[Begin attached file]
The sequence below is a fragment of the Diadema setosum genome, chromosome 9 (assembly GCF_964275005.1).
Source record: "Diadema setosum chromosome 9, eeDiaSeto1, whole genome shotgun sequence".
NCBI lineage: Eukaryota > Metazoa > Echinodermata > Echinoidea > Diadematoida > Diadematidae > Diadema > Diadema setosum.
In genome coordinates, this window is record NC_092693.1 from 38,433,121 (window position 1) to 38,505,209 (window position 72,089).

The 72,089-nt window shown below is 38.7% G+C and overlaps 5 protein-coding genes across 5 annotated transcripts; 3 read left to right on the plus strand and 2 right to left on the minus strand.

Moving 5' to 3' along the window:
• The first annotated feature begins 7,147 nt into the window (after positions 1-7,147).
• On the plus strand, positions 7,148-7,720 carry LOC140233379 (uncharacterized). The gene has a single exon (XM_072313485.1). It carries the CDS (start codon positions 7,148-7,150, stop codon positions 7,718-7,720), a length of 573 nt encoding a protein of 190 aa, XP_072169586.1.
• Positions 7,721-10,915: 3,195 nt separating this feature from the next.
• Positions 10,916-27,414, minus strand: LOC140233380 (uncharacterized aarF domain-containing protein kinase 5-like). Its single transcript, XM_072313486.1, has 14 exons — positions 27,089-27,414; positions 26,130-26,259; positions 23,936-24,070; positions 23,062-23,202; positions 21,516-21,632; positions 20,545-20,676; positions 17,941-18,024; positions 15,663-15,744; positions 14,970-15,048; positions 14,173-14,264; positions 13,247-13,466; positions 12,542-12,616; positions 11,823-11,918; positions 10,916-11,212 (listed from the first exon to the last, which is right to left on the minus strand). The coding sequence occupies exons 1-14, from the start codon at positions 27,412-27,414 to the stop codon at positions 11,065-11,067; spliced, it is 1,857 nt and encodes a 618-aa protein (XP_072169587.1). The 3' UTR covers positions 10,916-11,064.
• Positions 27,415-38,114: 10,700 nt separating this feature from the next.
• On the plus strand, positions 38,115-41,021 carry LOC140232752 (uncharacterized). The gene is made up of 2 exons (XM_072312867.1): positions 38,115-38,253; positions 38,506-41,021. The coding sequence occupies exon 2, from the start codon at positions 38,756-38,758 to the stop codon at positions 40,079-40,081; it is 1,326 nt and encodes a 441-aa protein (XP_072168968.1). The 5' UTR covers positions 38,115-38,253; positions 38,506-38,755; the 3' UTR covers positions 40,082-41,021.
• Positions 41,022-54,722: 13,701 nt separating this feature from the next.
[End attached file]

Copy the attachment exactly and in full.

The sequence below is a fragment of the Diadema setosum genome, chromosome 9 (assembly GCF_964275005.1).
Source record: "Diadema setosum chromosome 9, eeDiaSeto1, whole genome shotgun sequence".
NCBI lineage: Eukaryota > Metazoa > Echinodermata > Echinoidea > Diadematoida > Diadematidae > Diadema > Diadema setosum.
In genome coordinates, this window is record NC_092693.1 from 38,433,121 (window position 1) to 38,505,209 (window position 72,089).

The 72,089-nt window shown below is 38.7% G+C and overlaps 5 protein-coding genes across 5 annotated transcripts; 3 read left to right on the plus strand and 2 right to left on the minus strand.

Moving 5' to 3' along the window:
• The first annotated feature begins 7,147 nt into the window (after positions 1-7,147).
• On the plus strand, positions 7,148-7,720 carry LOC140233379 (uncharacterized). The gene has a single exon (XM_072313485.1). It carries the CDS (start codon positions 7,148-7,150, stop codon positions 7,718-7,720), a length of 573 nt encoding a protein of 190 aa, XP_072169586.1.
• Positions 7,721-10,915: 3,195 nt separating this feature from the next.
• Positions 10,916-27,414, minus strand: LOC140233380 (uncharacterized aarF domain-containing protein kinase 5-like). Its single transcript, XM_072313486.1, has 14 exons — positions 27,089-27,414; positions 26,130-26,259; positions 23,936-24,070; positions 23,062-23,202; positions 21,516-21,632; positions 20,545-20,676; positions 17,941-18,024; positions 15,663-15,744; positions 14,970-15,048; positions 14,173-14,264; positions 13,247-13,466; positions 12,542-12,616; positions 11,823-11,918; positions 10,916-11,212 (listed from the first exon to the last, which is right to left on the minus strand). The coding sequence occupies exons 1-14, from the start codon at positions 27,412-27,414 to the stop codon at positions 11,065-11,067; spliced, it is 1,857 nt and encodes a 618-aa protein (XP_072169587.1). The 3' UTR covers positions 10,916-11,064.
• Positions 27,415-38,114: 10,700 nt separating this feature from the next.
• On the plus strand, positions 38,115-41,021 carry LOC140232752 (uncharacterized). The gene is made up of 2 exons (XM_072312867.1): positions 38,115-38,253; positions 38,506-41,021. The coding sequence occupies exon 2, from the start codon at positions 38,756-38,758 to the stop codon at positions 40,079-40,081; it is 1,326 nt and encodes a 441-aa protein (XP_072168968.1). The 5' UTR covers positions 38,115-38,253; positions 38,506-38,755; the 3' UTR covers positions 40,082-41,021.
• Positions 41,022-54,722: 13,701 nt separating this feature from the next.